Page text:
Our newsletter service was founded on revolutionary insight yet simple principles. Our contrarian views help us remain focused on locating undervalued assets based on major macro market moves. Instead of comparing a single market to a continuously moving currency, we directly compare multiple major markets to one another. We expect this direct market to market comparison will help us locate the beginning and end of major bull markets and thereby capitalize on the largest, most profitable trades. We pride ourselves on cutting through the "noise" of popular opinion, media hype, investing myths, standard over used analysis tools and other distractions and try to offer a unique, clear perspective for investing.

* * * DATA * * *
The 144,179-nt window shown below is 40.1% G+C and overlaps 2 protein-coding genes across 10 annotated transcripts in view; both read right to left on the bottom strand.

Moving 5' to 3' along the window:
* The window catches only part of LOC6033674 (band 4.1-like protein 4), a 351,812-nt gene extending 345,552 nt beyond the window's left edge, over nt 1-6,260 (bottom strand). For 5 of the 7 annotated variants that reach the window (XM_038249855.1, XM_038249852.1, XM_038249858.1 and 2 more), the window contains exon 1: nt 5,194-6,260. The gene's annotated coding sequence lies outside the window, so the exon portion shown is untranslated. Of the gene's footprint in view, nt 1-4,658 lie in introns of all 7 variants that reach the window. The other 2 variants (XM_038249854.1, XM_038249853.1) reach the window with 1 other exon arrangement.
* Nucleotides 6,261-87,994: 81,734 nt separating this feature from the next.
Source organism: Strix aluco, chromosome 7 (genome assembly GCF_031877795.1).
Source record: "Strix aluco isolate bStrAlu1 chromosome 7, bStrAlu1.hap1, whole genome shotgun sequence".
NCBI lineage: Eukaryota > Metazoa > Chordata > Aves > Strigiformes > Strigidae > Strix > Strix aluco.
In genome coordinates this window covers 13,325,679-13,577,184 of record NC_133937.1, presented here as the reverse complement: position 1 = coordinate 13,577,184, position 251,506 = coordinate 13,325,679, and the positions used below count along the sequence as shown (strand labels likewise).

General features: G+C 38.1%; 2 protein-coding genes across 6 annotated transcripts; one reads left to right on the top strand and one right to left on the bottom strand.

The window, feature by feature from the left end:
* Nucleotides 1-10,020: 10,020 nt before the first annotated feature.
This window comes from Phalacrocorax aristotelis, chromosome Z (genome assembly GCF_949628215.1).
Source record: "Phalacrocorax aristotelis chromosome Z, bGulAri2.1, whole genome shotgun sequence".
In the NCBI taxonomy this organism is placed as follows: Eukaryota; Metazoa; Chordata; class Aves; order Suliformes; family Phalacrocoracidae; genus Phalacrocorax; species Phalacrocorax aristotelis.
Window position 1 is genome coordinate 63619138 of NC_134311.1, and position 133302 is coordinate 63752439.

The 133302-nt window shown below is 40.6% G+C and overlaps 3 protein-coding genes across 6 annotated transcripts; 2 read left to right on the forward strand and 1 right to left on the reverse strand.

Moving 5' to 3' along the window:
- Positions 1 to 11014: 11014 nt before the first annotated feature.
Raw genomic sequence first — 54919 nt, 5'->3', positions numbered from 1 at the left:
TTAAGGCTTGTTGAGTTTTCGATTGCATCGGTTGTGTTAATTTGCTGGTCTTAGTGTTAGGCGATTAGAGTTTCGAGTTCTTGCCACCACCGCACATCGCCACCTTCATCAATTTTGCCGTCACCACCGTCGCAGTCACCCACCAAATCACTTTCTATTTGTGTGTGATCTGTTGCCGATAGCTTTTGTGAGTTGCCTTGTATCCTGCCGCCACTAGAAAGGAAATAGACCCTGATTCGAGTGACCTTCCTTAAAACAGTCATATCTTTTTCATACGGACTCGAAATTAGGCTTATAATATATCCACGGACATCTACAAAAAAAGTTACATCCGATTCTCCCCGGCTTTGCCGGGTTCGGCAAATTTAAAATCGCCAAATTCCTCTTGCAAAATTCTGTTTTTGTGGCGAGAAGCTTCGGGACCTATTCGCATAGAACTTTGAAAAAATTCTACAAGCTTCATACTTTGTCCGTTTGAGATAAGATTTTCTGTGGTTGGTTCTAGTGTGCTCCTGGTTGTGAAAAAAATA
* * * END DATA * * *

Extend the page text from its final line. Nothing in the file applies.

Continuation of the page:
Disclaimer: No content provided as part of the Investment Score Inc. information constitutes a recommendation that any particular security, portfolio of securities, transaction or investment strategy is suitable for any specific person. None of the information providers, including the staff of Investment Score Inc. or their affiliates will advise you personally concerning the nature, potential, value or suitability or any particular security, portfolio of securities, transaction, investment strategy or other matter.  Investment Score Inc. its officers, directors, employees, affiliates, suppliers, advertisers and agents may or may not own precious metals investments at any given time. To the extent any of the content published as part of the Investment Score Inc. information may be deemed to be investment advice, such information is impersonal and not tailored to the investment needs of any specific person. Investment Score Inc. does not claim any of the information provided is complete, absolute and/or exact.  Investment Score Inc. its officers, directors, employees, affiliates, suppliers, advertisers and agents are not qualified investment advisers.   It is recommended investors conduct their own due diligence on any investment including seeking professional advice from a certified investment adviser before entering into any transaction. The performance data is supplied by sources believed to be reliable, that the calculations herein are made using such data, and that such calculations are not guaranteed by these sources, the information providers, or any other person or entity, and may not be complete.   From time to time, reference may be made in our information materials to prior articles and opinions we have provided.   These references may be selective, may reference only a portion of an article or recommendation, and are likely not to be current.  As markets change continuously, previously provided information and data may not be current and should not be relied upon.